Widening the dialogue begun with Strangers in Their Own Land and Hillbilly Elegy, a former NPR CEO and lifelong Democrat's chronicle of his immersion in Republicanism to understand his fellow Americans across the political divide.
Ken Stern doesn’t believe that our political world is as binary as either the elector map shows or pundits say. Extensive research has demonstrated that much of the partisan divide in our country is artificial, driven by media, campaign spending, and the increasing isolation of political communities. He believes that chasm can be bridged with a little listening, and a little human contact. To test his idea, the media executive stepped out of his liberal bubble and hit the road, traveling deep into "red" territory.
For one year, he donned the mantle of Republicanism and spent time listening, talking, and praying with Republicans of all stripes—from neocons to traditionalists, fiscal conservatives to social conservatives, moderates to libertarians. With his mind open and his dial tuned to the right, he went looking for rationality, insight, and maybe even persuasion from conservatives across the land.
Republican Like Me reveals what he found. Stern considers the issues that divide and inflame the left and right: immigration, gun control, abortion, the environment and global warming, elitism and the establishment, the government, the "makers" and the "takers," and attitudes toward gender and race. He introduces the people he met and the viewpoints and opinions he heard, and examines their impact on his own long-standing views.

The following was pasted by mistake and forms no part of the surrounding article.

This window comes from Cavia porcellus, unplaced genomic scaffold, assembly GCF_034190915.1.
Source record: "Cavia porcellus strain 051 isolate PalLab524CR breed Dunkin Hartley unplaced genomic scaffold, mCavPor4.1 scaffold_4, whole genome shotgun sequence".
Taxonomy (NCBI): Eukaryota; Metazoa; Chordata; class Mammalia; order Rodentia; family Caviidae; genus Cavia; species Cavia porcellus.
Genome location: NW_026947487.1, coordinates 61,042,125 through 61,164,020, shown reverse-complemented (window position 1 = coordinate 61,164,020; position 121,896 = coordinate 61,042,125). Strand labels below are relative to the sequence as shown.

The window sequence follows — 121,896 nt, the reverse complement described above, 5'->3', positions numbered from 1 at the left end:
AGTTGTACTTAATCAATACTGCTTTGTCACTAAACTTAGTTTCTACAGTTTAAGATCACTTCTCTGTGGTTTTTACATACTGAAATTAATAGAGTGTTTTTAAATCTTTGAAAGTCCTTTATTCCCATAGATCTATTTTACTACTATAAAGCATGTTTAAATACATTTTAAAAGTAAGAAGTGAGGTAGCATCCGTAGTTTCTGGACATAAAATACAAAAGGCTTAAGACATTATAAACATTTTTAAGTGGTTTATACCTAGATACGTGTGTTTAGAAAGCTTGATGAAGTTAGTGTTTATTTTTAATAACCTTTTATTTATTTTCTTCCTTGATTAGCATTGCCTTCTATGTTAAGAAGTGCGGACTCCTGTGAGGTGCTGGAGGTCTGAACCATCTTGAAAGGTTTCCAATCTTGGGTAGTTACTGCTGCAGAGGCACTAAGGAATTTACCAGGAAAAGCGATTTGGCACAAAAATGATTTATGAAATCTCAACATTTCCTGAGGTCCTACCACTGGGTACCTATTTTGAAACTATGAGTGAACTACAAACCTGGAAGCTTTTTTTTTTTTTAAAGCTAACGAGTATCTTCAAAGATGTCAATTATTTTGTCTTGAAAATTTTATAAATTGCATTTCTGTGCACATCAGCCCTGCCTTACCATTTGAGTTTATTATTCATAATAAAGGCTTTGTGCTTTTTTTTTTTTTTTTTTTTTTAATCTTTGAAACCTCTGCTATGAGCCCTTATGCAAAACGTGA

A look at the nation and politics beyond the headlines, Republican Like Me challenges assumptions and attitudes, and offers Americans of all stripes a road map for coming together.
|Product dimensions:||6.30(w) x 9.00(h) x 1.20(d)|
About the Author
Ken Stern is the president of Palisades Media Ventures and the author of With Charity for All: Why Charities Are Failing and a Better Way to Give. He was formerly the CEO of NPR. He lives in Washington, DC.
Table of Contents
1 The Fellowship of the Pig 21
2 The Party of God 53
3 The Basket of Deplorables 89
4 The Grand Coal Party 115
5 The Party of Science? 143
6 The Greatest Society 171
7 The Party of the Press 205
8 The End and the Beginning 237
Most Helpful Customer Reviews
If you're looking for balanced treatment of current political issues -- the media, immigration, the Second Amendment, or various conservative and/or populist icons, or the people to whom these matter -- don't waste your money. As a conservative, and a populist, I call this book a condescending, patronizing, damning-by-faint-praise exercise by one very liberal media guy out of his element. Ken Stern, former CEO of NPR, spent a year exploring the far reaches of fly-over country. Everything is viewed through a liberal glass darkly. Stern claims to find merit and common ground on issues where he clearly thinks most of the merit is on his side of the issue. The one section of the book where Stern comes closest to actual empathy, even a modicum of support, is in discussion of economic and social difficulties plaguing Appalachia and the industrial Midwest. To the limited extent he finds fault with the Democrat Party's abandonment of America's working class citizens, he finds it there. Otherwise, he should have stayed home.